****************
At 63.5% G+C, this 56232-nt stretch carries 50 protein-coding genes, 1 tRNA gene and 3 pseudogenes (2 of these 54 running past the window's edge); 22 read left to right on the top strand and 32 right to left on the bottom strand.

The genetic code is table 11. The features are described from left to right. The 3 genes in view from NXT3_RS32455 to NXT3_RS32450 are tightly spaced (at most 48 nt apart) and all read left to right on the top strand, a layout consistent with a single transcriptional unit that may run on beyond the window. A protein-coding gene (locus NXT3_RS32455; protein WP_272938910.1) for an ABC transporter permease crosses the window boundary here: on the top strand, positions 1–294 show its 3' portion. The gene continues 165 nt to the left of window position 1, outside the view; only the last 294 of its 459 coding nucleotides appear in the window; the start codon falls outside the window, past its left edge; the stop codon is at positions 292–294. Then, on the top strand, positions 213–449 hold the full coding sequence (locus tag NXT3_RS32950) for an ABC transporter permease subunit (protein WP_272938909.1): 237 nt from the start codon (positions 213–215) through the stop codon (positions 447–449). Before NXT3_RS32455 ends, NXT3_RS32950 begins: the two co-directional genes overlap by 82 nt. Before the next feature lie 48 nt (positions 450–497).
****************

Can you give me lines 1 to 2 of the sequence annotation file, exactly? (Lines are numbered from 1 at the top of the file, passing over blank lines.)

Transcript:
At 63.5% G+C, this 56232-nt stretch carries 50 protein-coding genes, 1 tRNA gene and 3 pseudogenes (2 of these 54 running past the window's edge); 22 read left to right on the top strand and 32 right to left on the bottom strand.

The genetic code is table 11. The features are described from left to right. The 3 genes in view from NXT3_RS32455 to NXT3_RS32450 are tightly spaced (at most 48 nt apart) and all read left to right on the top strand, a layout consistent with a single transcriptional unit that may run on beyond the window. A protein-coding gene (locus NXT3_RS32455; protein WP_272938910.1) for an ABC transporter permease crosses the window boundary here: on the top strand, positions 1–294 show its 3' portion. The gene continues 165 nt to the left of window position 1, outside the view; only the last 294 of its 459 coding nucleotides appear in the window; the start codon falls outside the window, past its left edge; the stop codon is at positions 292–294. Then, on the top strand, positions 213–449 hold the full coding sequence (locus tag NXT3_RS32950) for an ABC transporter permease subunit (protein WP_272938909.1): 237 nt from the start codon (positions 213–215) through the stop codon (positions 447–449). Before NXT3_RS32455 ends, NXT3_RS32950 begins: the two co-directional genes overlap by 82 nt. Before the next feature lie 48 nt (positions 450–497).